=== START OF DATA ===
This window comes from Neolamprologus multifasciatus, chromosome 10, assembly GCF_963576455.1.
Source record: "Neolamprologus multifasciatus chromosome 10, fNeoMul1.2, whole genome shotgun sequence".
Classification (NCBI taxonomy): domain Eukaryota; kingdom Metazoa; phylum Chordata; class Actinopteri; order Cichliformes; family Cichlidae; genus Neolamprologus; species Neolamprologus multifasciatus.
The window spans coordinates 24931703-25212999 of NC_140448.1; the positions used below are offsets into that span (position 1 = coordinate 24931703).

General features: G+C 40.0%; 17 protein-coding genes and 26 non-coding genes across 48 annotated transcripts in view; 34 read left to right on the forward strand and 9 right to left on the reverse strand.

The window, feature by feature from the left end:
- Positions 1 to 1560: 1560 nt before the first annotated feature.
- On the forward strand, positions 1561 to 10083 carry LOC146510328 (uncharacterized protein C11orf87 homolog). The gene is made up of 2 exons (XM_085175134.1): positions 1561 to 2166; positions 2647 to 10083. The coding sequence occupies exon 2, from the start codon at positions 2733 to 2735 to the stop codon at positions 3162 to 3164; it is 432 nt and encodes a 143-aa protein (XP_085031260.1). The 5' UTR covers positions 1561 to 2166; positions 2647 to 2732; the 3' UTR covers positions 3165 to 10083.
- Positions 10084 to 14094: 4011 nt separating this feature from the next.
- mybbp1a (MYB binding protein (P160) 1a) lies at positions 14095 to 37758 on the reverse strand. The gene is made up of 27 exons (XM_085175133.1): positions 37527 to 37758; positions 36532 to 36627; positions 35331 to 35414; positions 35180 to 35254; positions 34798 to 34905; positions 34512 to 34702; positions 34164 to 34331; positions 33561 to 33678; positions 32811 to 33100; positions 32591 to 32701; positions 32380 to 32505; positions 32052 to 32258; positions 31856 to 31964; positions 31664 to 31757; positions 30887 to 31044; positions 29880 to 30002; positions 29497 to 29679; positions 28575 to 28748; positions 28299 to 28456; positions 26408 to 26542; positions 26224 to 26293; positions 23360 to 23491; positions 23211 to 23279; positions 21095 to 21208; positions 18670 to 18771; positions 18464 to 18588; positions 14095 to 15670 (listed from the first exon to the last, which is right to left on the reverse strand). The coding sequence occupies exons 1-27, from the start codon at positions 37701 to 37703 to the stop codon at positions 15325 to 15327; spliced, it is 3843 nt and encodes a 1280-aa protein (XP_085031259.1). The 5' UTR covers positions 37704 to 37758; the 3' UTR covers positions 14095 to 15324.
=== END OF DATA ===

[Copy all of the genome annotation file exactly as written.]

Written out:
This window comes from Neolamprologus multifasciatus, chromosome 10, assembly GCF_963576455.1.
Source record: "Neolamprologus multifasciatus chromosome 10, fNeoMul1.2, whole genome shotgun sequence".
Classification (NCBI taxonomy): domain Eukaryota; kingdom Metazoa; phylum Chordata; class Actinopteri; order Cichliformes; family Cichlidae; genus Neolamprologus; species Neolamprologus multifasciatus.
The window spans coordinates 24931703-25212999 of NC_140448.1; the positions used below are offsets into that span (position 1 = coordinate 24931703).

General features: G+C 40.0%; 17 protein-coding genes and 26 non-coding genes across 48 annotated transcripts in view; 34 read left to right on the forward strand and 9 right to left on the reverse strand.

The window, feature by feature from the left end:
- Positions 1 to 1560: 1560 nt before the first annotated feature.
- On the forward strand, positions 1561 to 10083 carry LOC146510328 (uncharacterized protein C11orf87 homolog). The gene is made up of 2 exons (XM_085175134.1): positions 1561 to 2166; positions 2647 to 10083. The coding sequence occupies exon 2, from the start codon at positions 2733 to 2735 to the stop codon at positions 3162 to 3164; it is 432 nt and encodes a 143-aa protein (XP_085031260.1). The 5' UTR covers positions 1561 to 2166; positions 2647 to 2732; the 3' UTR covers positions 3165 to 10083.
- Positions 10084 to 14094: 4011 nt separating this feature from the next.
- mybbp1a (MYB binding protein (P160) 1a) lies at positions 14095 to 37758 on the reverse strand. The gene is made up of 27 exons (XM_085175133.1): positions 37527 to 37758; positions 36532 to 36627; positions 35331 to 35414; positions 35180 to 35254; positions 34798 to 34905; positions 34512 to 34702; positions 34164 to 34331; positions 33561 to 33678; positions 32811 to 33100; positions 32591 to 32701; positions 32380 to 32505; positions 32052 to 32258; positions 31856 to 31964; positions 31664 to 31757; positions 30887 to 31044; positions 29880 to 30002; positions 29497 to 29679; positions 28575 to 28748; positions 28299 to 28456; positions 26408 to 26542; positions 26224 to 26293; positions 23360 to 23491; positions 23211 to 23279; positions 21095 to 21208; positions 18670 to 18771; positions 18464 to 18588; positions 14095 to 15670 (listed from the first exon to the last, which is right to left on the reverse strand). The coding sequence occupies exons 1-27, from the start codon at positions 37701 to 37703 to the stop codon at positions 15325 to 15327; spliced, it is 3843 nt and encodes a 1280-aa protein (XP_085031259.1). The 5' UTR covers positions 37704 to 37758; the 3' UTR covers positions 14095 to 15324.